During our short stay in Florida, we had all sorts of critters come to visit the backyard. There were many species of wild birds as well as eastern cottontails (Sylvilagus floridanus). On a more interesting note, we spotted several species of snakes, the most fascinating being the black racer (Coluber constrictor priapus) and a couple of eastern diamondback rattlesnakes (Crotalus adamanteus). Frequent visitors included the gopher tortoise (Gopherus polyphemus) and two bobcats (Lynx rufus). We had also set up a trail camera in one of the trees and we had caught an image of an armadillo (Cingulata) and some sort of an animal that we never identified, but it sort of looked like a raccoon. A more commonly known visitor in the area and familiar species to us from being up North, was the white-tailed deer (Odocoileus virginianus). There were about three of these deer that would show up on a regular basis in the backyard.
We lived in a typical neighborhood of row houses and I wonder how many of these animals are able to thrive with their natural environments disappearing. The only one of the bunch that had lucked out so far, was the gopher tortoise. It lived on an empty lot across the street from us. This species of tortoise is protected and as long as it stays there, the empty lot won’t be able to be developed.
Here are just a few photographs of the white-tailed deer that came to the backyard.
The white-tailed deer is also known as the whitetail or Virginia deer.
The white-tailed deer is in the family (Cervidae), which is the deer family and the order (Artiodactyla), which consists of hoofed animals with an even number of toes.
There are two main deer species in North America, The white-tailed deer and the mule deer (Odocoileus virginianus). Within the species of mule deer, is the subspecies called the black-tailed deer.
In North America, the white-tailed deer is a widely distributed ungulate (hoofed animal) east of the Rocky Mountains.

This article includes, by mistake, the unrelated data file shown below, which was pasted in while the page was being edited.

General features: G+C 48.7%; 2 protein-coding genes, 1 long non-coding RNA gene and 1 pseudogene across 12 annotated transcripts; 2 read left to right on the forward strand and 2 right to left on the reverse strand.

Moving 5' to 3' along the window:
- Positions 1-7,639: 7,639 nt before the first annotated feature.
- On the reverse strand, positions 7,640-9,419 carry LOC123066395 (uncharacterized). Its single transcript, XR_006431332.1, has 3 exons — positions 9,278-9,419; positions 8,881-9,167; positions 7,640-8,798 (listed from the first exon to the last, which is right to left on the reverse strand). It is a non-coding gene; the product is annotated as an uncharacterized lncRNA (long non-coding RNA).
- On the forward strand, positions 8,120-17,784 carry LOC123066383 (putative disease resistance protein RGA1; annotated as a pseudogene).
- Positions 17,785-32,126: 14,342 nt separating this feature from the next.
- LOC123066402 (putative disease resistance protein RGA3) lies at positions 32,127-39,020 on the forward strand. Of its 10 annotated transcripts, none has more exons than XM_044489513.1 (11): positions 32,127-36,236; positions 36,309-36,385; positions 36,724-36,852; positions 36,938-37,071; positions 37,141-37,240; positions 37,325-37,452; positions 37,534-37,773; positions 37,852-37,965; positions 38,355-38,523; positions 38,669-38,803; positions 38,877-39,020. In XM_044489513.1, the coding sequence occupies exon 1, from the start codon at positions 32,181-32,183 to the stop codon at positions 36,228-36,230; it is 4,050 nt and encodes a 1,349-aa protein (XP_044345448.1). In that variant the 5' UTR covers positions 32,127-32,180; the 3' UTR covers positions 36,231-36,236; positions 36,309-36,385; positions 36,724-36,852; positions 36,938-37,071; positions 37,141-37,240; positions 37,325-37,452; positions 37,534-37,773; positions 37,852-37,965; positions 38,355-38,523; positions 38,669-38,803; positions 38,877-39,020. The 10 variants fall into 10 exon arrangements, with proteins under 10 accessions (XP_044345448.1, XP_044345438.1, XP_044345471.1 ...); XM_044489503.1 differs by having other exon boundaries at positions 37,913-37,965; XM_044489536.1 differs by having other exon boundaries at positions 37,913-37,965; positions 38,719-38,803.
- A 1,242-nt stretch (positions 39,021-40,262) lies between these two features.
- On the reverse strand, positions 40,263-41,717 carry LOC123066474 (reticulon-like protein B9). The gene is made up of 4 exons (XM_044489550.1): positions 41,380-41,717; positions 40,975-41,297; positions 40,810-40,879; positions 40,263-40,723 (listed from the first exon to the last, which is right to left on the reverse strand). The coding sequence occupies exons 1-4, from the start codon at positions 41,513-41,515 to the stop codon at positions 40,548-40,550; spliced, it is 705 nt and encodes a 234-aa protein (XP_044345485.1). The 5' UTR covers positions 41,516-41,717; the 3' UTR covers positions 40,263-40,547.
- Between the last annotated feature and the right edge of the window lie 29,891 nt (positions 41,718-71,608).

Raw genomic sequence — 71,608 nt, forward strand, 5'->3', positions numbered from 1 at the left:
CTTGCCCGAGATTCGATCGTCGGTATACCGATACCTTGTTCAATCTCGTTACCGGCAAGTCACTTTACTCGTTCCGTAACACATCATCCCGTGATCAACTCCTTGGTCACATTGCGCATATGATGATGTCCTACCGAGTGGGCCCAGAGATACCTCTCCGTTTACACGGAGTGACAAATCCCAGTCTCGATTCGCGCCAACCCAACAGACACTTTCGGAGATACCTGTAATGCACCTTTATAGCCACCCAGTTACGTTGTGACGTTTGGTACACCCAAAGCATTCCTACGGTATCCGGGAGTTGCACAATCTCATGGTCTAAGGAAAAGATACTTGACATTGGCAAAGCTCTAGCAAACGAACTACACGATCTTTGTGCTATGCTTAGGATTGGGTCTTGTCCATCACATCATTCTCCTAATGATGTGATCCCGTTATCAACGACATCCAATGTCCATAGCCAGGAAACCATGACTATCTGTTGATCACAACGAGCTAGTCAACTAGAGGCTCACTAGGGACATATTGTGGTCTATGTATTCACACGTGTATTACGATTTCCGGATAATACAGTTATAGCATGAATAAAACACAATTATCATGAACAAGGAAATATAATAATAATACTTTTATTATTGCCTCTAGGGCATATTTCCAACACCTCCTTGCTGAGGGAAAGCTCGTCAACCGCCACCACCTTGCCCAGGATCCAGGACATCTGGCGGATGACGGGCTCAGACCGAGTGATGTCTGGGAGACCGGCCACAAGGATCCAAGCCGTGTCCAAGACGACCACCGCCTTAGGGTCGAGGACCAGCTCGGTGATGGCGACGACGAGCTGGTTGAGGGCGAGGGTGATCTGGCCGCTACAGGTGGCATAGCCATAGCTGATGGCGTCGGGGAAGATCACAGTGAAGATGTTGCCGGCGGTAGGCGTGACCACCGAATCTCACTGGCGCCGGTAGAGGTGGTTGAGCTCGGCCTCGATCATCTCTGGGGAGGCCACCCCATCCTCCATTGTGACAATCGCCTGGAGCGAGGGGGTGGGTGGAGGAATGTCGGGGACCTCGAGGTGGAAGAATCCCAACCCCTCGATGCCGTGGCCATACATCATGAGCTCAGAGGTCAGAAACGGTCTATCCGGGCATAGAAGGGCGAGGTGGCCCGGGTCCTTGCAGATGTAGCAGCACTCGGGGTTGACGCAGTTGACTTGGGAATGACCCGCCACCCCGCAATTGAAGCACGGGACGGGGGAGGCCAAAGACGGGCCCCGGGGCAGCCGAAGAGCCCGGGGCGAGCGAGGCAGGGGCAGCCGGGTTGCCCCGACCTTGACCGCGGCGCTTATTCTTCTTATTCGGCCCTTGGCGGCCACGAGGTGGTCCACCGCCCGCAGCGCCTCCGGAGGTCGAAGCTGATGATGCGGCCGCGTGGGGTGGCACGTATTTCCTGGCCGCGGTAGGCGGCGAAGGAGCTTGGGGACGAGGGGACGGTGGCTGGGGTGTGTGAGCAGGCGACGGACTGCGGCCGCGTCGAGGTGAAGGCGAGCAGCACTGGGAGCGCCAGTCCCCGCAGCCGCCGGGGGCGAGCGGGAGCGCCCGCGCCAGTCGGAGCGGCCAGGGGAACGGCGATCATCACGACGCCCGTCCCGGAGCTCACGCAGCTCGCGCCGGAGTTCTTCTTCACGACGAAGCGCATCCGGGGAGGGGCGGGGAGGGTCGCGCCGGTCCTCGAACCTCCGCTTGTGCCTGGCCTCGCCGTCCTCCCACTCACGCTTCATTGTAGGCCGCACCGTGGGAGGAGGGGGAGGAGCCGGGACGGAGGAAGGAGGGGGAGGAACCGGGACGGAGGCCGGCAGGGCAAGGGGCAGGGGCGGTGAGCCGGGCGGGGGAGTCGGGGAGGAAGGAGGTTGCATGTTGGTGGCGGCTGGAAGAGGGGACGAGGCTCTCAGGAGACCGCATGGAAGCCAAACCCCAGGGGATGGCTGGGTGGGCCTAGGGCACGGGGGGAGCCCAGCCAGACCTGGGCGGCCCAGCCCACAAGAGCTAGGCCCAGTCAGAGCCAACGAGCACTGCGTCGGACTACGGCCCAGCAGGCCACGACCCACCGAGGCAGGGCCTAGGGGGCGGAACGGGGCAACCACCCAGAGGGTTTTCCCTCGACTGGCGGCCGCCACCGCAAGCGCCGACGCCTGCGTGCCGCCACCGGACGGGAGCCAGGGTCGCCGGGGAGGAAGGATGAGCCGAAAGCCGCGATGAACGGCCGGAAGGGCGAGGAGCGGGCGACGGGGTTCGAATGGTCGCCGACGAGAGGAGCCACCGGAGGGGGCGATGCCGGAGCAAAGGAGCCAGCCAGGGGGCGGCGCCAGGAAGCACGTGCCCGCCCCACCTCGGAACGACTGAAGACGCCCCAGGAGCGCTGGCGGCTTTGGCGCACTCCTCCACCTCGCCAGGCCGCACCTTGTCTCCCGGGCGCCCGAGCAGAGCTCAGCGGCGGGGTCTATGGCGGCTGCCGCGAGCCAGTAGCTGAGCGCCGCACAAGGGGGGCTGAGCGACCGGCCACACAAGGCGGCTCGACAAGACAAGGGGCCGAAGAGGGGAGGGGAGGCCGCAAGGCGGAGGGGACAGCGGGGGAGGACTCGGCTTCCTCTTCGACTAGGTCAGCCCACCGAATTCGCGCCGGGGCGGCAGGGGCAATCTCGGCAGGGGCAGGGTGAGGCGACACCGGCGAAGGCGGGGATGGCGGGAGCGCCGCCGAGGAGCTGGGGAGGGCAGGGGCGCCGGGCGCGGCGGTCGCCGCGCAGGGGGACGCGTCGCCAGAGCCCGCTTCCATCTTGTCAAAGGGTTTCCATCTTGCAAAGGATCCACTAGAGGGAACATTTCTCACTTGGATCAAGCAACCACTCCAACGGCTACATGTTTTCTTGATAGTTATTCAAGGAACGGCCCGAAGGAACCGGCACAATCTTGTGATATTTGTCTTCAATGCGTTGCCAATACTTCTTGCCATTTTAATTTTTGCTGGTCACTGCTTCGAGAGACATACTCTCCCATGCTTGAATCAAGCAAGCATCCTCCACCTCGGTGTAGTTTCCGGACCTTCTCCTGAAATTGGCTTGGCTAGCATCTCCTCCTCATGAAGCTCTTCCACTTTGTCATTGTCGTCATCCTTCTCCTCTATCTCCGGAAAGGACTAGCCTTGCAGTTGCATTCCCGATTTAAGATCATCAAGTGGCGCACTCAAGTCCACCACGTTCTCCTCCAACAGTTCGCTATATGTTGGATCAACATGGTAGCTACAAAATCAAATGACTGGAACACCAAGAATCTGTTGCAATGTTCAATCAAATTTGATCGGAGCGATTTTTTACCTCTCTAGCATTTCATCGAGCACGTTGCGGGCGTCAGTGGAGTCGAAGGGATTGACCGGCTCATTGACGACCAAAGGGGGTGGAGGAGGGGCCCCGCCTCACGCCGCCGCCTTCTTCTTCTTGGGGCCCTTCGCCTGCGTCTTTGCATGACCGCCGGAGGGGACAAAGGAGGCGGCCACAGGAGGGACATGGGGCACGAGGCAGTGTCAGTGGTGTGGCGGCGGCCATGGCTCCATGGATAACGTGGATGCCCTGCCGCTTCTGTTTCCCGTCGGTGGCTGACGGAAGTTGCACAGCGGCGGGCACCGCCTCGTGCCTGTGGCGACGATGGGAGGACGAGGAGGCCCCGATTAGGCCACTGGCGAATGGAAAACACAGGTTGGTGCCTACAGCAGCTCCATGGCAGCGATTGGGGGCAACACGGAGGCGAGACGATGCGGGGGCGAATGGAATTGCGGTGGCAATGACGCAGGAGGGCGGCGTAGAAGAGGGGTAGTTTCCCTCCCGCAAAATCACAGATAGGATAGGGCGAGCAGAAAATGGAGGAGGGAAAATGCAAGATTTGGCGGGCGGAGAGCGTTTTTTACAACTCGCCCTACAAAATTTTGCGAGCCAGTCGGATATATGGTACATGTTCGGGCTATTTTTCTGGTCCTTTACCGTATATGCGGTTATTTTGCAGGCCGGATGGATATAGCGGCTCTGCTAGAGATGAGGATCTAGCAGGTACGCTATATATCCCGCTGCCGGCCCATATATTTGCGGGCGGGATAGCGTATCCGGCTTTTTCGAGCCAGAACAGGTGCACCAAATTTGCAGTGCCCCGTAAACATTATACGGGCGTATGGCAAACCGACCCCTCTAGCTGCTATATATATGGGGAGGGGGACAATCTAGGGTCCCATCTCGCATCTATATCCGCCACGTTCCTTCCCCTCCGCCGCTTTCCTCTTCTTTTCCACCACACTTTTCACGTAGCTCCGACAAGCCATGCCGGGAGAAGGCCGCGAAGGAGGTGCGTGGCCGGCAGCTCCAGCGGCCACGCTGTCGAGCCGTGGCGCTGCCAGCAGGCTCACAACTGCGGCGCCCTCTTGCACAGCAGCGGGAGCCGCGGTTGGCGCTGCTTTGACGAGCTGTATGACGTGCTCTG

The white-tailed deer can measure 3 to 3.5 feet high at shoulder length and weigh from 50 to 400 pounds. They molt twice a year and their coats are a reddish-brown in the spring and summer and turns to a grey-brown throughout the fall and winter. Fawns molt slight later than the adults during the fall, when they lose their spotted coats. The White-tailed deer can also be recognized by its white underside to its tail. Female deer are called does, males are bucks and newborns are called fawns. Bucks shed their antlers each year during the late winter after the mating season is over. Their antlers will grow back usually around April.
White-tailed deer are mostly herbivores and eat large quantities of vegetation at dusk and dawn. Their diets will vary according to the season and food availability. During the summer they will feed on grasses, leaves, weeds, wildflowers, shrubs, vines and trees. In the fall, deer will take advantage of the abundance of fruits and nuts, such as apples and acorns. The winter is the most difficult time for deer and they will mostly feed on the twigs and bark of woody plants like maple and oak and evergreens, such as cedar, hemlock and pine.
The white-tailed deer is a ruminant, which means it has a four-chambered stomach. The stomach is divided into four chambers, called the rumen, reticulum, omasum, and abomasum. Each chamber has a different and specific function and this type of digestive system allows the deer to gather and chew their food very quickly and seek cover as soon as possible. The deer then regurgitate their food into their mouths a small amount at a time and rechew it. This practice is known as chewing their cuds. This behavior minimizes their exposure to predation.
There are several natural predators of the White-tailed deer including, coyotes (Canis latrans), wolves (Canis lupus), bears (Ursidae), jaguars (Panthera onca), cougars (Puma concolor), American alligators (Alligator mississippiensis) and humans (Homo sapiens).
White-tailed deer are very nervous and shy by nature and will wave their tails from side to side when they are startled and fleeing. They will typically respond to the presence of potential predators by breathing very heavily and fleeing from danger.
Adult bucks and does generally lead separate lives throughout the year. In September, bucks begin to establish dominance hierarchies so that they can mate with does when they are in estrus. For the rest of the year, bucks will live in small groups with other bucks and does will live in small groups with other does, yearling and fawns.
The white-tailed deer mating season can occur from October through January and in the north, mostly in November. Gestation takes about 200 days and a doe’s first birth usually produces a single fawn and successive years twins and occasionally triplets.